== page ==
• avatar
    Geekcarlover

    “Such luxury” I can’t help but read that with Dr. Zoidberg’s voice. This was truly a Royal with cheese, way to much cheese.

  • avatar
    majo8

    The absolute best feature of these GM 80’s cars was the auxiliary A/C vents located below the steering column and below the glove box. They were great for keeping your, er, package cool. We often used the lower passenger glove box vent to keep our beer cold — just wedge the brown paper bag under the vent — instant cooler!

    I wish these would make a comeback.

    • 0 avatar
      texan01

      Its funny, I don’t notice them much on my Chevelle, but when I drive the Explorer, I often wonder why it doesn’t feel as cool driving it, even though both cars put out 38 degree air. I always forget the lap coolers on the car are helping keep things chilly.

      Girls tend to close them on the passenger side, something about air and skirts or something equally lame.

  • avatar
    sgeffe

    This one should be completely torn down and parted, or used as a project car! That body looks as straight as an arrow!!

    No excuse for this one to be crushed into eventual Chinese crap!

  • avatar
    APaGttH

    I’m always amazed at how well the seat and interior materials on these GM sleds from the 80’s have held up when we revisit them in the junkyard.

    This example runs against the conventional wisdom of dull peeling paint and crumbling interiors or ripped fabrics and dangling plastics.

    • 0 avatar
      texan01

      Depends on the color. My parents ’84 was beige/brown like this one without the vinyl top, and it was nearly flawless looking 12-13 years after it left the plant. I waxed it about once a year.

      My parents friends that had these in a metallic or single stage paint, failed quickly. Ours had a clear coat.

      There is a definite improvement in quality between the mid ’70s and the mid ’80s in the full size cars. They were still assembled by drunken chimpanzees but they had better material to slap-dash together.

      I will admit that the people that assembled our 88 did a great job, we beat the crap out of it on a 4×4 road in Big Bend NP and I watched the dashboard flex in and out a good 5 inches in the center, even towards the end, it was a solid car with nary a rattle.

  • avatar
    texan01

    This one looks like it died from a bad transmission seeing the 3 speed quadrant. the A/C compressor looks fairly new, and the whole engine seems way too clean. Even the E4ME 4 barrel carb looks great.

  • avatar
    supremebrougham

    It’s cars like this and from this era that I think of when I think of what an Oldsmobile was and should have always been.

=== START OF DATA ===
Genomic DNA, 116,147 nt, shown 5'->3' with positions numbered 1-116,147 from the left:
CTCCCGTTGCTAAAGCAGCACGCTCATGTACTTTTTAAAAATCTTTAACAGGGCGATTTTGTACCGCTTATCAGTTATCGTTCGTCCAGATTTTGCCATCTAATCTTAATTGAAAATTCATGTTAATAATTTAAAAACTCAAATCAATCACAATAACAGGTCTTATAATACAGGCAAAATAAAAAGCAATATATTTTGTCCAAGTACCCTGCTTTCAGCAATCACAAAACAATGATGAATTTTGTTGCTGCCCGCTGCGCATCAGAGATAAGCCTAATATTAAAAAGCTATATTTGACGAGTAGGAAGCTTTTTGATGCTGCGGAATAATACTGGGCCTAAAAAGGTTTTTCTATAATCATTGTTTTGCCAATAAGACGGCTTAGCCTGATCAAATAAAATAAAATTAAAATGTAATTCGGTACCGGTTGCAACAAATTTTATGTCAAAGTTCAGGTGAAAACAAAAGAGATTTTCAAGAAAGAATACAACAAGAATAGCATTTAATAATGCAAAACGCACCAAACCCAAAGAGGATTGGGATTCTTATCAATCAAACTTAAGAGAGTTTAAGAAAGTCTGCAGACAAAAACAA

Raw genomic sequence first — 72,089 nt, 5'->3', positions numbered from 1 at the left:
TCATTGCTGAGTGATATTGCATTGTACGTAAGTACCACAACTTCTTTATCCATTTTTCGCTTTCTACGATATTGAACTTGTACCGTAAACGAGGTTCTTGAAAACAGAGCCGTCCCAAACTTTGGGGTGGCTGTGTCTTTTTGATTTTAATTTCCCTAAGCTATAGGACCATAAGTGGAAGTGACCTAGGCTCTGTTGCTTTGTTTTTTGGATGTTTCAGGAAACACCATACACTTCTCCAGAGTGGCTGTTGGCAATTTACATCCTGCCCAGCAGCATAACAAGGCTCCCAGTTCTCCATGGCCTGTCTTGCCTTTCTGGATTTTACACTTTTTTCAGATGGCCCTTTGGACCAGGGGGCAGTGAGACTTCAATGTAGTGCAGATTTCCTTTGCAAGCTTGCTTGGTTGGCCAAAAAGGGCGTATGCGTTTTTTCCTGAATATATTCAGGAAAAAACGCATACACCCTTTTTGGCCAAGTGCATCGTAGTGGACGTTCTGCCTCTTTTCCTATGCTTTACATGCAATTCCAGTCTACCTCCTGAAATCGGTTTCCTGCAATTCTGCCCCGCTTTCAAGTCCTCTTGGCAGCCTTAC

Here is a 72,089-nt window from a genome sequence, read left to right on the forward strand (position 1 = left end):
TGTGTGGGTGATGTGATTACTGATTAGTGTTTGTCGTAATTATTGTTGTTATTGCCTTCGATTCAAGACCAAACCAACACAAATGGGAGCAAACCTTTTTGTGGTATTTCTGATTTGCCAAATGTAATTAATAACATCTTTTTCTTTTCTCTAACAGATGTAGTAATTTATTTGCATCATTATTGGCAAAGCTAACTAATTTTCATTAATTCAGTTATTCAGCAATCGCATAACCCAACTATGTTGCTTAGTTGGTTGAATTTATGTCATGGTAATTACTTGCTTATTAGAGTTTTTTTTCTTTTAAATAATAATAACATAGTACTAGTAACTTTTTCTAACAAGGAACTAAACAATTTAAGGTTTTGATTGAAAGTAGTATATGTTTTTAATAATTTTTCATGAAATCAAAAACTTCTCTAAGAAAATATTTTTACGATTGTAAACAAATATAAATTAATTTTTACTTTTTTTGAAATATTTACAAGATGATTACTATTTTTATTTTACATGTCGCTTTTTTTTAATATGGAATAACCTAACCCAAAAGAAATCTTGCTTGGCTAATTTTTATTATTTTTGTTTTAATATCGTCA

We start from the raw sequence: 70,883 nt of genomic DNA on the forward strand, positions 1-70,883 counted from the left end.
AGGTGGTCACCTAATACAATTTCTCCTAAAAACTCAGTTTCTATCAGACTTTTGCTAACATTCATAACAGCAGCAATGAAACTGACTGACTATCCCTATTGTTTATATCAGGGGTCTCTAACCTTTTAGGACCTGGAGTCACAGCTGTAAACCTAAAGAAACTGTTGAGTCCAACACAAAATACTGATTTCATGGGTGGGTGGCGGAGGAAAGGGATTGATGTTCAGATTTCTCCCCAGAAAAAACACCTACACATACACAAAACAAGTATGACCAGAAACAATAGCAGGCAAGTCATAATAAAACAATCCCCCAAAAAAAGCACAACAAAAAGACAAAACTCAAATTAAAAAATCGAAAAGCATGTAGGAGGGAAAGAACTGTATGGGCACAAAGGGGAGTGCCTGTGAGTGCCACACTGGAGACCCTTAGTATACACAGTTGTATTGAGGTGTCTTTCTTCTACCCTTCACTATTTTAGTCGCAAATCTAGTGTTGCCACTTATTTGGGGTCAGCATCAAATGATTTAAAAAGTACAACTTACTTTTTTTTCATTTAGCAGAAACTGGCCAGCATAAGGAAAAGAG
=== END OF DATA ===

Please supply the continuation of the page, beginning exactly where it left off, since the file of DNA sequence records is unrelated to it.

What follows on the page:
It’s a shame to see this one out of service, it deserved better…

  • avatar
    ciddyguy

    Have to admit, this one looks very nice for a car that’s over 25 years old.

    Judging by the photos, it already looks like someone’s been helping themselves to its parts. The rear axle is totally gone, the entire front grill/headlight assemblies is as well and one taillight cluster too. It also looks like someone has taken something out of the dash as the center dash face has been removed.

    Otherwise, this car looks like it could still be a cream puff pre junkyard bound.

    While not a fan of beige, it looks nice with the brown, and a nice shade of brown too. Don’t see these colors much anymore on the inside of cars.

    The Most braugham car my parents ever bought was the ’83 Buick Skylark limited 4 door (GM FWD X body) that they bought new as it had the velour seating and the full vinyl top and the fake wood dash applique with chrome accents.

  • avatar
    bill mcgee

    These were the classic last car for the elderly before they went to the assisted living place . An uncle , who must have been 80 years old when he bought it had the reverse version of the car pictured here with the dark brown metallic body and camel colored vinyl top and camel pillowed upholstery . I forget when he stopped driving but I think he lived to be 93 yrs. old and he still had the Olds . The cooler Delta 88 I remember was a friend’s brother’s 1977 Delta 88 Holiday coupe with the 403 and in some special edition in pale yellow with pale vellow vinyl top and white interior .

  • avatar
    MRF 95 T-Bird

    These cars were all over the road in the early-mid 80’s. Very popular NYC Livery cabs before they were displaced by the Lincoln Town Car. An uncle of mine had an 84 Delta 88 Royal Brougham 2 dr in the very popular and nice firemist green and dark green velour interior. The 307 Rocket V8 was quite ample and got decent mileage, low-20’s highway.

  • avatar
    acuraandy

    Had one :)

  • avatar
    Oldsguy

    I own and drive one of these (but getting another car so that I’ll have to drive it a lot less). I’d like to buy some parts for it, but I can’t even seem to find many of the parts anywhere. Any ideas?

    Some of the covers of the controls on the console and the electric seat have come off. The front grill has a few pieces of plastic broken and I’d like to get that replaced. Several of the plastic covers for the lights on the front have also suffered some damage.

    The engine works fine, though, and has less than 80k on it.

    If it makes any difference, it’s the coupe.

    • 0 avatar
      big_gms

      If you haven’t already, you could try online classifieds and auctions. Scouring swap meets for parts is another option.

      The other suggestion I can offer is to join an Oldsmobile owner’s club. Owner’s club members can sometimes point you in the right direction for parts (no gaurantees on that, though). Sadly, a lot of these cars last saw duty in a demo derby, thereby destroying a lot of good parts…one of the many reasons I hate demo derbies.

      Good luck.